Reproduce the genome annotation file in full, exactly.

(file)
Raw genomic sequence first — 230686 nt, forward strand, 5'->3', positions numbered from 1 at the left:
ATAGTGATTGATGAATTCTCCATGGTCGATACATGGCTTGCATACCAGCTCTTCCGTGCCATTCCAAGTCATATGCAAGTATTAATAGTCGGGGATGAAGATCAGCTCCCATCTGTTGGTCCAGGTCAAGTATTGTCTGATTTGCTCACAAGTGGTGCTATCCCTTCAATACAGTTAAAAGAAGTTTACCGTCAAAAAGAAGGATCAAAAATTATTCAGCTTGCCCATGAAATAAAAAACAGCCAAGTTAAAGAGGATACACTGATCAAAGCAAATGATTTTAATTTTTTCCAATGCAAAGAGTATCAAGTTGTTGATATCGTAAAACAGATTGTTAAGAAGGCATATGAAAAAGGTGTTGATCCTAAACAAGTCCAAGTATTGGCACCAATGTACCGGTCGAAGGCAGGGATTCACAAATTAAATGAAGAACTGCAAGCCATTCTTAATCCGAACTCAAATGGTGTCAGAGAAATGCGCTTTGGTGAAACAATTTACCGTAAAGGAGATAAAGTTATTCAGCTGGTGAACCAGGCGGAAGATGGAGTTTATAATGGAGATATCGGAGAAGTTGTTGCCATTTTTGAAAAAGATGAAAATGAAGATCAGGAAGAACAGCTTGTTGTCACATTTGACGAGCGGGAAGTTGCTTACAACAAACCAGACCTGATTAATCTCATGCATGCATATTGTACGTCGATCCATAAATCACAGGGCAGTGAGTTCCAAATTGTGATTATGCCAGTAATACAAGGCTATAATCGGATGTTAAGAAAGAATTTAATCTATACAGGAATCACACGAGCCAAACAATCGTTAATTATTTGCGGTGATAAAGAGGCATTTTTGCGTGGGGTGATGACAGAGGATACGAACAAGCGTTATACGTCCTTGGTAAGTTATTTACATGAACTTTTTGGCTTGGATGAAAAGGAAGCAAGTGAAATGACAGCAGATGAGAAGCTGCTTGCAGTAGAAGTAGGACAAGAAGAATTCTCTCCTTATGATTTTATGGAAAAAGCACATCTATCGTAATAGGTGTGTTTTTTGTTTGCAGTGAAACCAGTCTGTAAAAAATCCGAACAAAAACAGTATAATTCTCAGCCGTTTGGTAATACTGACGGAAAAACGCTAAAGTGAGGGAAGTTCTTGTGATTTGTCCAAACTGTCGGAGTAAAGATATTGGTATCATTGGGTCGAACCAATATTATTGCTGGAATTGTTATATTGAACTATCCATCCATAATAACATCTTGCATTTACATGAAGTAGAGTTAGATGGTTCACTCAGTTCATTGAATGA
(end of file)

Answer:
Raw genomic sequence first — 230686 nt, forward strand, 5'->3', positions numbered from 1 at the left:
ATAGTGATTGATGAATTCTCCATGGTCGATACATGGCTTGCATACCAGCTCTTCCGTGCCATTCCAAGTCATATGCAAGTATTAATAGTCGGGGATGAAGATCAGCTCCCATCTGTTGGTCCAGGTCAAGTATTGTCTGATTTGCTCACAAGTGGTGCTATCCCTTCAATACAGTTAAAAGAAGTTTACCGTCAAAAAGAAGGATCAAAAATTATTCAGCTTGCCCATGAAATAAAAAACAGCCAAGTTAAAGAGGATACACTGATCAAAGCAAATGATTTTAATTTTTTCCAATGCAAAGAGTATCAAGTTGTTGATATCGTAAAACAGATTGTTAAGAAGGCATATGAAAAAGGTGTTGATCCTAAACAAGTCCAAGTATTGGCACCAATGTACCGGTCGAAGGCAGGGATTCACAAATTAAATGAAGAACTGCAAGCCATTCTTAATCCGAACTCAAATGGTGTCAGAGAAATGCGCTTTGGTGAAACAATTTACCGTAAAGGAGATAAAGTTATTCAGCTGGTGAACCAGGCGGAAGATGGAGTTTATAATGGAGATATCGGAGAAGTTGTTGCCATTTTTGAAAAAGATGAAAATGAAGATCAGGAAGAACAGCTTGTTGTCACATTTGACGAGCGGGAAGTTGCTTACAACAAACCAGACCTGATTAATCTCATGCATGCATATTGTACGTCGATCCATAAATCACAGGGCAGTGAGTTCCAAATTGTGATTATGCCAGTAATACAAGGCTATAATCGGATGTTAAGAAAGAATTTAATCTATACAGGAATCACACGAGCCAAACAATCGTTAATTATTTGCGGTGATAAAGAGGCATTTTTGCGTGGGGTGATGACAGAGGATACGAACAAGCGTTATACGTCCTTGGTAAGTTATTTACATGAACTTTTTGGCTTGGATGAAAAGGAAGCAAGTGAAATGACAGCAGATGAGAAGCTGCTTGCAGTAGAAGTAGGACAAGAAGAATTCTCTCCTTATGATTTTATGGAAAAAGCACATCTATCGTAATAGGTGTGTTTTTTGTTTGCAGTGAAACCAGTCTGTAAAAAATCCGAACAAAAACAGTATAATTCTCAGCCGTTTGGTAATACTGACGGAAAAACGCTAAAGTGAGGGAAGTTCTTGTGATTTGTCCAAACTGTCGGAGTAAAGATATTGGTATCATTGGGTCGAACCAATATTATTGCTGGAATTGTTATATTGAACTATCCATCCATAATAACATCTTGCATTTACATGAAGTAGAGTTAGATGGTTCACTCAGTTCATTGAATGA